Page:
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Day two of David Pecker testimony wraps in NY Trump trial; Supreme Court hears arguments on Idaho's near-total abortion ban; ND sees a flurry of campaigning among Native candidates; and NH lags behind other states in restricting firearms at polling sites.

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The Senate moves forward with a foreign aid package. A North Carolina judge overturns an aged law penalizing released felons. And child protection groups call a Texas immigration policy traumatic for kids.

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Wyoming needs more educators who can teach kids trade skills, a proposal to open 40-thousand acres of an Ohio forest to fracking has environmental advocates alarmed and rural communities lure bicyclists with state-of-the-art bike trail systems.

Older Wyomingites could decide 2024 elections

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Monday, January 22, 2024   

People in Wyoming aged 50 and over had the highest voter turnout in the 2022 midterm elections compared with other age demographics, according to new Secretary of State data.

Voters over the age of 50 accounted for more than two-thirds of all voters in 2022.

Tom Lacock, associate state director of AARP Wyoming said that the trend for strong turnout among older voters has been consistent since 2008.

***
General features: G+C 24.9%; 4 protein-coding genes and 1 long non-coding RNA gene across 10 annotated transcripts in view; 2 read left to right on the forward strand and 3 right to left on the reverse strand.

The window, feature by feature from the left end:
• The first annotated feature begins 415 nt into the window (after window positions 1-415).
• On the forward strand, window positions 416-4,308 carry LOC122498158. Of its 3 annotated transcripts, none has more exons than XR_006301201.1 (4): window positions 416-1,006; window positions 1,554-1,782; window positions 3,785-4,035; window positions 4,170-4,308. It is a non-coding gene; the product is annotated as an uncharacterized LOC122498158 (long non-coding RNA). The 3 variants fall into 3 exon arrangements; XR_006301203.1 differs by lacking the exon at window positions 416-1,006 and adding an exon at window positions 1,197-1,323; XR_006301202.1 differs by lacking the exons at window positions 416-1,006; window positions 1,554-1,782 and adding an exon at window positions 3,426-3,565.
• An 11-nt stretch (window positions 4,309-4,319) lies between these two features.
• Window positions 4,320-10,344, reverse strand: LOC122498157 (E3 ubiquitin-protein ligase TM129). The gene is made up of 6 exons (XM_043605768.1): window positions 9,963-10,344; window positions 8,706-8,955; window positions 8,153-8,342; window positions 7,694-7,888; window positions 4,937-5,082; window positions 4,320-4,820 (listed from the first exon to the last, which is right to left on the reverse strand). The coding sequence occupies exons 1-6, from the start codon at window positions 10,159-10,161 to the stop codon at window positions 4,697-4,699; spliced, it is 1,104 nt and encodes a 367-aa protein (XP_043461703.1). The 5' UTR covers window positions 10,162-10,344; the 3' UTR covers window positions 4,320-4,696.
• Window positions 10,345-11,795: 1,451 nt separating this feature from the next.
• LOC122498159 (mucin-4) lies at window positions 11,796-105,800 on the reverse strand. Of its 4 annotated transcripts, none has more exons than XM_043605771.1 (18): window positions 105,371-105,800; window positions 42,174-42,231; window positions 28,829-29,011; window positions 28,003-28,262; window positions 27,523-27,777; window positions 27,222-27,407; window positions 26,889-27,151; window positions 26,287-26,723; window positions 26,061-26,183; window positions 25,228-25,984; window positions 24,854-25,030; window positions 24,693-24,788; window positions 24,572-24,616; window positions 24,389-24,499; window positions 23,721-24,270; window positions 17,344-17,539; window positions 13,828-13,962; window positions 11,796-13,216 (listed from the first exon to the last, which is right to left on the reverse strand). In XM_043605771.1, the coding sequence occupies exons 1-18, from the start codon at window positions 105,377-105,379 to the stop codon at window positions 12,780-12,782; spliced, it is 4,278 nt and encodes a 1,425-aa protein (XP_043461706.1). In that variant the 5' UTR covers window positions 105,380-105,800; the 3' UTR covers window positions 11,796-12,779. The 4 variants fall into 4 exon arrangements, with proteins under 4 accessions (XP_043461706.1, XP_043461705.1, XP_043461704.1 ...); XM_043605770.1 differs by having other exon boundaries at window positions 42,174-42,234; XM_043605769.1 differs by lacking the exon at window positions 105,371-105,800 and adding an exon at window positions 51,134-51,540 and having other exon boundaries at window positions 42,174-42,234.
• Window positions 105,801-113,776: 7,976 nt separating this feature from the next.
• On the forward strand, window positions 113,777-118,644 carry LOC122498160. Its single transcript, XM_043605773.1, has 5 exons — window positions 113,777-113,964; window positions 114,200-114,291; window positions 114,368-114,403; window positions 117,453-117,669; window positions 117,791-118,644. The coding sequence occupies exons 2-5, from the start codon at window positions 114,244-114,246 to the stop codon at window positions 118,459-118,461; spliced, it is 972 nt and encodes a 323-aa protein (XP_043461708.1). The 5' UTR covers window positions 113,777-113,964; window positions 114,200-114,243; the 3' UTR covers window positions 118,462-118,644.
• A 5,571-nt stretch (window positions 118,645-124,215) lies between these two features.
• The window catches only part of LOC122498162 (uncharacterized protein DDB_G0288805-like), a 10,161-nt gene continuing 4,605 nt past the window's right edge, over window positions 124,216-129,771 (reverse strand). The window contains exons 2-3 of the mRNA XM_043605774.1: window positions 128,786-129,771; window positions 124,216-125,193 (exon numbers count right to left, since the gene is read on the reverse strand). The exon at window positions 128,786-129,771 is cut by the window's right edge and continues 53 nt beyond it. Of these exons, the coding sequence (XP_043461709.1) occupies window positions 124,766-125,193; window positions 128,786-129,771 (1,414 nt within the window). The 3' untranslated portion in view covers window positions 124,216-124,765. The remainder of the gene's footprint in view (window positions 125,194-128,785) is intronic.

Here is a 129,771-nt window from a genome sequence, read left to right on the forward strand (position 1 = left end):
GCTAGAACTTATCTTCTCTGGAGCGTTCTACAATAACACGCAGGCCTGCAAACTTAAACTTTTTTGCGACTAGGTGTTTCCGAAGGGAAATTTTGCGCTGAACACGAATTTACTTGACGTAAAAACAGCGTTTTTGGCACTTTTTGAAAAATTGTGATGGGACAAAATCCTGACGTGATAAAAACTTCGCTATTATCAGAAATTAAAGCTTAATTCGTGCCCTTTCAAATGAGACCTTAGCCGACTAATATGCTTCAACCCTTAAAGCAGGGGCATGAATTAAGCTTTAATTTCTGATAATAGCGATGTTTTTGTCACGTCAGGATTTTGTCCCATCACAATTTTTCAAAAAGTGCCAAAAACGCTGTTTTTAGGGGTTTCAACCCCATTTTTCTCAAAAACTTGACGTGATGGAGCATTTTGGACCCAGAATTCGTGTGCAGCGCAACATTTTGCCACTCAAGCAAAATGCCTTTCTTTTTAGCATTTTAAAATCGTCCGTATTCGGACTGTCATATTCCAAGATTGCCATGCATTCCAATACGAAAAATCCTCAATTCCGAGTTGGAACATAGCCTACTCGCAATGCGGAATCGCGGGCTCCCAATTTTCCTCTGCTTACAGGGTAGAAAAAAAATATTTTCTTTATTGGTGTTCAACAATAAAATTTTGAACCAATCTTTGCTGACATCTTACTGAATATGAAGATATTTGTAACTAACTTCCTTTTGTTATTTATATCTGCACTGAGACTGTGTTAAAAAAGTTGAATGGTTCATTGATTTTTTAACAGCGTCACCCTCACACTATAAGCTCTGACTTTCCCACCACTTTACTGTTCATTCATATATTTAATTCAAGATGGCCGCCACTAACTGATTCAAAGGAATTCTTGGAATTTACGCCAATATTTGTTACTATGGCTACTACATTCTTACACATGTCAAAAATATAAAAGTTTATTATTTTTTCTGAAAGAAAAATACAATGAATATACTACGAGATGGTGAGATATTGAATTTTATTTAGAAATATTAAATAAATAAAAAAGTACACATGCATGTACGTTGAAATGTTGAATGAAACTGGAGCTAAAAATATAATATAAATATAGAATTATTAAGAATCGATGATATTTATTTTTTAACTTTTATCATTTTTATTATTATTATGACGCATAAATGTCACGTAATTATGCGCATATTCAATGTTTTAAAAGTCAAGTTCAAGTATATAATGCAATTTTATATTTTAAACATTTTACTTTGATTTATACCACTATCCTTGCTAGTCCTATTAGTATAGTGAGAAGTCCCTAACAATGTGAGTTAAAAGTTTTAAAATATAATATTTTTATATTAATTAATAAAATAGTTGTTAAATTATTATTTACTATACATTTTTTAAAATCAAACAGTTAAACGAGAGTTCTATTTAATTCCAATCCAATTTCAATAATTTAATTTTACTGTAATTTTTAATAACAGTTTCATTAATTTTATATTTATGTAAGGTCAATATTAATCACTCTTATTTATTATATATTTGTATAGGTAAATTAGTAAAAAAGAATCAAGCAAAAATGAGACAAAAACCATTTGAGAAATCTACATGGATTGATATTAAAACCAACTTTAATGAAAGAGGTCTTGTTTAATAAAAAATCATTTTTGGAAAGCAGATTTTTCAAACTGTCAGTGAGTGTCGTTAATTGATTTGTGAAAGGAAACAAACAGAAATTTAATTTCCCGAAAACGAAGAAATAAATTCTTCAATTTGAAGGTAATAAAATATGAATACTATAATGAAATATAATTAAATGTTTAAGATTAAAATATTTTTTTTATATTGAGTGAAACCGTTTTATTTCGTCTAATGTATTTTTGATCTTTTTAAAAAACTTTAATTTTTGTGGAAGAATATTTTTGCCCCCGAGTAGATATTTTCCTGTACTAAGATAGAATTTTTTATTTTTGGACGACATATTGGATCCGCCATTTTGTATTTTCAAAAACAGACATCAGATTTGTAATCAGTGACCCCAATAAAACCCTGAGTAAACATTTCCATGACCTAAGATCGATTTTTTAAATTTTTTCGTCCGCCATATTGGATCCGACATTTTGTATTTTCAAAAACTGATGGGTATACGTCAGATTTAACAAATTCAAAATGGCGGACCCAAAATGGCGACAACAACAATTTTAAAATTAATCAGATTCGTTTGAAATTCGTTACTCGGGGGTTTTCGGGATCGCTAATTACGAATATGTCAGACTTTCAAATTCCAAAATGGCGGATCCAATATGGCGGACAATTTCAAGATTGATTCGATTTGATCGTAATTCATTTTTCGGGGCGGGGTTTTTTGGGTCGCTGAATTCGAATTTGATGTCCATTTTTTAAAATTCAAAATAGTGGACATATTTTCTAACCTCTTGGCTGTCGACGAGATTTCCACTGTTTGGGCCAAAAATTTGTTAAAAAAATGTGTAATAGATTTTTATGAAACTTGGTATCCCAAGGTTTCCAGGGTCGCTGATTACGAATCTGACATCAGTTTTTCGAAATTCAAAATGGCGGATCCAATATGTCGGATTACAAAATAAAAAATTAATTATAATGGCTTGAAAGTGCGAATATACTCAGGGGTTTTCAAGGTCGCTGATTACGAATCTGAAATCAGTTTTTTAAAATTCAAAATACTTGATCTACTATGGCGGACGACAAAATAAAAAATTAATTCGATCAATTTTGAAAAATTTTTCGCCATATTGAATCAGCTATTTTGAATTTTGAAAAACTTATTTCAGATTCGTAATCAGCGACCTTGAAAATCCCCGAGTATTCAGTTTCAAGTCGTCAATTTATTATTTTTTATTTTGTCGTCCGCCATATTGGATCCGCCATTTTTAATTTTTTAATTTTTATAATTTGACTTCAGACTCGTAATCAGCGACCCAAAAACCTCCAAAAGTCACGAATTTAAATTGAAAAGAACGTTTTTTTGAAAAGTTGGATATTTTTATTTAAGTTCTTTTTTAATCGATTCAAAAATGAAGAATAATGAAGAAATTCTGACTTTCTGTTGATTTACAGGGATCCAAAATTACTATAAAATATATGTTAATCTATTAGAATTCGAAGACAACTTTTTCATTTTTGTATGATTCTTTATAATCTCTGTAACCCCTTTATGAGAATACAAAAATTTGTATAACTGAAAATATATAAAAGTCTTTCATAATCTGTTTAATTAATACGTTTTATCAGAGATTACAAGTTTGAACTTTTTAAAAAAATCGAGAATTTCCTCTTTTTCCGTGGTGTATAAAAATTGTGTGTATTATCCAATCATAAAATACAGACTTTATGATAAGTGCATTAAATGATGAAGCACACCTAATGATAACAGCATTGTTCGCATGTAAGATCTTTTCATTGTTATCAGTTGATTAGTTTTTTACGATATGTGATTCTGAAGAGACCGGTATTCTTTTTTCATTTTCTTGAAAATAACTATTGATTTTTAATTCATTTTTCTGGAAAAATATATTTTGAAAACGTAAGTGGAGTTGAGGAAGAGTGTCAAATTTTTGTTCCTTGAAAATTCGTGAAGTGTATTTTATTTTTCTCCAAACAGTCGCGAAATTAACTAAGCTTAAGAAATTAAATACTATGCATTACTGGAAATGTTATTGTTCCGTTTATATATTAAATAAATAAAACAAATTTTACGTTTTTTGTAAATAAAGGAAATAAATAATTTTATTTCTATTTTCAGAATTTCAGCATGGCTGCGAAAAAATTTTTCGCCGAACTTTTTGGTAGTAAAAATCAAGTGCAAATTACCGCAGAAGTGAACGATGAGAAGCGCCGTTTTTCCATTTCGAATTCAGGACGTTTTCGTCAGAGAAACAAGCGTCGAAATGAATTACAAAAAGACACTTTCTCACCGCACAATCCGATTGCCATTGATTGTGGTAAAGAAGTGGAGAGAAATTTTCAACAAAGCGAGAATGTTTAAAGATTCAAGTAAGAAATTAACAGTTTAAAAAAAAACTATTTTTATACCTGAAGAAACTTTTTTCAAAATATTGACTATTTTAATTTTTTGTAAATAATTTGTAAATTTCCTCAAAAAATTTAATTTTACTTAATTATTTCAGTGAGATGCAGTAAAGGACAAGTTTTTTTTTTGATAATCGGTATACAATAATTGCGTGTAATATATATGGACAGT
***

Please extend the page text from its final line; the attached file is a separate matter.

"Older adults hold that right to vote as sacred," said Lacock. "There's not a question of whether they'll do it, it's just do they want to go in early into the polls, or is it a preference of a mail-in vote."

Only 13% of voters between the ages of 18 and 24 cast ballots. Nineteen percent of voters aged 25 to 29, and 29% of voters aged 30 to 39 showed up for their civic duty.

Just over 40% of voters aged 40 to 49 voted in the 2022 election.

Lacock said the turnout data show that issues top of mind for older Wyomingites should also be top of mind for candidates.

A recent AARP survey of older Wyoming voters showed strong support for policies and services, such as the Wyoming Home Services Program, that help residents age in-place.

And 84% said they would be more likely to vote for a candidate who would work to expand access to quality, affordable long-term care.

"To folks who are running for election in 2024 and beyond," said Lacock, "it makes sense to get an understanding for what the needs are of this demographic, because this is the group that will in fact decide the 2024 election."

Nearly nine in ten older voters say keeping Medicare and Social Security available for future generations, and being able to afford prescription drugs, was extremely or very important.

Other top priorities include being able to afford adequate health insurance, protecting residents from scams and fraud, and increasing access to affordable housing.



Disclosure: AARP Wyoming contributes to our fund for reporting on Civic Engagement, Consumer Issues, Health Issues, Senior Issues. If you would like to help support news in the public interest, click here.


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